Figure 1

Assessment of drug response in Vk*MYC MM. (A) IC50 (nM) of the indicated drugs obtained by MTT assay in various HMCLs. Each dot represents a cell line, and bars show median values plotted on a log10 scale. In green or red are labeled drugs with single-agent response rates in MM clinical trials above or below 20%, respectively. (B) SPEP and densitometric profile of Vk*MYC mice treated with known active antimyeloma drugs. The day 0 (filled) and day 14 (pink line) traces have been overlaid. The various serum fractions on the densitometry plot are labeled. Arrows point to M-spikes before (day 0) and after (day 14) treatment. (C) The response of Vk*MYC mice to drugs with known (green, red) or (D) unknown (black) activity. Drug activity is quantified by measuring M-spike levels at day 14 after treatment normalized to day 0. Each dot represents an individual M-spike. Bars show median M-spike levels at day 14 normalized to day 0. A blue line in each dot plot arbitrarily separates active drugs (> 50% M-spike reduction, on the left) from inactive ones (< 50% M-spike reduction, on the right). The P value of active drugs compared with vehicle is shown. PLD indicates pegylated liposomal doxorubicin.

Table 1

Single-agent response in human and Vk*MYC MM

We found promising activity of the pan-HDACi panobinostat and vorinostat, and of the class I–selective HDACi romidepsin. Responses were also seen with TACI-Ig, which is a decoy receptor for BAFF and APRIL, but not with BAFFR-Ig, consistent with the APRIL-BCMA axis being crucial for plasma cell (PC) survival.16 Interestingly, although none of these drugs induced responses as single agents in clinical trials of MM patients relapsed and/or refractory to alkylating agents, glucocorticoids, proteasome inhibitors, and IMiDs, there was nonetheless some evidence of clinical efficacy in this advanced patient population (stable disease and minor responses).17 Together with elegant preclinical data indicating synergistic activity of HDACi combined with bortezomib,18 this provided sufficient encouragement for the initiation of 2 large, international phase 3 randomized clinical trials exploring this combination in patients with relapsed/refractory MM. Preliminary data from one of these trials have reported an increased response rate (56% vs 41%, P < .0001) and progression-free survival (7.6 months vs 6.8 months, P < .01) for the combination of vorinostat and bortezomib compared with bortezomib alone.19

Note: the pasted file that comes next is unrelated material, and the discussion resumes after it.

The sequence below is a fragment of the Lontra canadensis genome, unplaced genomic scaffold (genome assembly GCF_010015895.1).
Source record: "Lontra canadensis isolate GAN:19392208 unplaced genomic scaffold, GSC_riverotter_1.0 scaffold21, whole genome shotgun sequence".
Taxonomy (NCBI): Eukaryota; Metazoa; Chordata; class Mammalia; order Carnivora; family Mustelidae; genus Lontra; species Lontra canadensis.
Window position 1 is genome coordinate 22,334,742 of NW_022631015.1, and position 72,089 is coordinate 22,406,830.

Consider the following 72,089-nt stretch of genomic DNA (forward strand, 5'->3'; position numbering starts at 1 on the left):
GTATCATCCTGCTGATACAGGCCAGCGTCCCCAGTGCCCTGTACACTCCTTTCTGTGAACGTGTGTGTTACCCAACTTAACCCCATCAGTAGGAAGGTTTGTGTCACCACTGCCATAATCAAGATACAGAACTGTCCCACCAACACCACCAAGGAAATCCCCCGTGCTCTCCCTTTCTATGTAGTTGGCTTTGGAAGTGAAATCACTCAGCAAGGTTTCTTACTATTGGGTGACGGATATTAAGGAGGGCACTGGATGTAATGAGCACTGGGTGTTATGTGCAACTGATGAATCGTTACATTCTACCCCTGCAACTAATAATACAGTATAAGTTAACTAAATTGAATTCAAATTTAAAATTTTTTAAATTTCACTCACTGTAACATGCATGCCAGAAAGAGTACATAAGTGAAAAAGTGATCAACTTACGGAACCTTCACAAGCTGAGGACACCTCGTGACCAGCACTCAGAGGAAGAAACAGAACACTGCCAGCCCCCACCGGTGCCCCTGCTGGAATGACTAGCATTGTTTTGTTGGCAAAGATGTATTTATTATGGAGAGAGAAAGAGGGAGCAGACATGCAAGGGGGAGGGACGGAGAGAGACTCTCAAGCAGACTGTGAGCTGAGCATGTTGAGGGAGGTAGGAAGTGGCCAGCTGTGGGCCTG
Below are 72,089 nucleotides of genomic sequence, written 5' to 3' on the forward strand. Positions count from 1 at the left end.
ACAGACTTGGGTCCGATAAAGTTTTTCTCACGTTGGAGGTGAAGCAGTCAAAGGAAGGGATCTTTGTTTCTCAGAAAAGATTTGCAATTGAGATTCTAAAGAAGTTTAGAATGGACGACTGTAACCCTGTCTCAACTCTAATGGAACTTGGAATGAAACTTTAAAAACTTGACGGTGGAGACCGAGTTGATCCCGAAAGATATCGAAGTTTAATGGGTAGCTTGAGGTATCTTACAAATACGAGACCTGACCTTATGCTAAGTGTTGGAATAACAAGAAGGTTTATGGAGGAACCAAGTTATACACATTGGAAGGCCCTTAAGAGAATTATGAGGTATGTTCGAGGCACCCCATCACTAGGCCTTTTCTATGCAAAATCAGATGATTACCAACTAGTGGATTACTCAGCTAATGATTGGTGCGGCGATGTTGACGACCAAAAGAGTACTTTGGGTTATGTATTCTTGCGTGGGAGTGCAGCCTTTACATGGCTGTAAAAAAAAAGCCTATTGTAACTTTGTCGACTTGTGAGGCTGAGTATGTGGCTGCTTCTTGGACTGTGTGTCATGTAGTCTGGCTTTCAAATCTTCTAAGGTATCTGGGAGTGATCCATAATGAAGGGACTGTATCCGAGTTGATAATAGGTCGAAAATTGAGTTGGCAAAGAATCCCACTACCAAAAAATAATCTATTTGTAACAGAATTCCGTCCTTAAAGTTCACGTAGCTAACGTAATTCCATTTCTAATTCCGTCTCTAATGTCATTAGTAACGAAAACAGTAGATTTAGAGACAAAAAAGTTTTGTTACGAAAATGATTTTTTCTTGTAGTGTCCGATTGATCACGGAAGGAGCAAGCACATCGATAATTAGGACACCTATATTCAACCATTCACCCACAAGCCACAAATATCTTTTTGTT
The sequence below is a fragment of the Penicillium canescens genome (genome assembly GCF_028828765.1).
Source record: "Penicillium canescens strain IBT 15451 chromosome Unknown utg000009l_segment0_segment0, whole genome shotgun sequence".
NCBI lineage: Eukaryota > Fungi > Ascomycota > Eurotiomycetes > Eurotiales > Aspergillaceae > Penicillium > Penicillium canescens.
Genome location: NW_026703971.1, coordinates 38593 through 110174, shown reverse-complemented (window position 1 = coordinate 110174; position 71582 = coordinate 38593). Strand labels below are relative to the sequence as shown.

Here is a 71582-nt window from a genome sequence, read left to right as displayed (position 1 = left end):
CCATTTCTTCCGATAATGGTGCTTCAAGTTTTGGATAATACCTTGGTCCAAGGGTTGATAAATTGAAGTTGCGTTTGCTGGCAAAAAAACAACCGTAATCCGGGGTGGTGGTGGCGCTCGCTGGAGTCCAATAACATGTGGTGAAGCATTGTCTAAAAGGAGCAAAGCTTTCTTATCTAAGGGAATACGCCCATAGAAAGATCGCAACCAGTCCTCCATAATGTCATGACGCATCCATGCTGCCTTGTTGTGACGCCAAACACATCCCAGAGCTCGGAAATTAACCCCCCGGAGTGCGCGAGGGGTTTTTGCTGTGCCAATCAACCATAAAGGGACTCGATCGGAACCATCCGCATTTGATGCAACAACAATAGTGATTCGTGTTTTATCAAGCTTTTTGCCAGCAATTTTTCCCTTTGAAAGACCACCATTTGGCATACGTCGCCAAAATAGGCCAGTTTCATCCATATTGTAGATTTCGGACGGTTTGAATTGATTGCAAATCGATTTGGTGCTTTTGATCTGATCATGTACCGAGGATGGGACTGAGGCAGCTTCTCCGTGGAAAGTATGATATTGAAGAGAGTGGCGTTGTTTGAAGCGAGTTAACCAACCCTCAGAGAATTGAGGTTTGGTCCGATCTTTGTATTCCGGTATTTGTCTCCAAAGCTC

Using the Vk*MYC model to predict the clinical efficacy of experimental drugs in MM

Encouraged by the therapeutic fidelity of the Vk*MYC model, we evaluated the antitumor response in Vk*MYC mice of drugs currently in phase 1-3 clinical trials in MM as well as in early stages of development (Figure 1D). As expected, the melphalan prodrug J1 (activated by cellular peptidases), and the oral proteasome inhibitor PR-047 showed robust anti-MM activity. We found remarkable activity of the bromodomain inhibitor JQ1 that inhibits MYC transcriptional activity presumably by inhibiting the recruitment of the transcriptional elongation complex pTEFb (composed of CDK9 and cyclin T1).20 SNS-032, an inhibitor of CDK2, CDK7, and CDK9 also shows partial activity, which together with JQ1 suggests a role for CDK9 inhibition in the treatment of MM. The hypoxia-activated alkylator prodrug TH-302 demonstrated significant activity, consistent with the hypoxic condition of MM cells in their native microenvironment.21 Protein-bound paclitaxel was also active, consistent with a reported 15% to 34% response rate in untreated MM to single-agent paclitaxel.22 The remaining agents tested, belonging to a wide variety of classes, did not have marked activity in the Vk*MYC mice, despite demonstrated activity in other MM preclinical models (Table 1, supplemental Table 1).

Transplanted Vk*MYC MM provides a model of relapsed refractory MM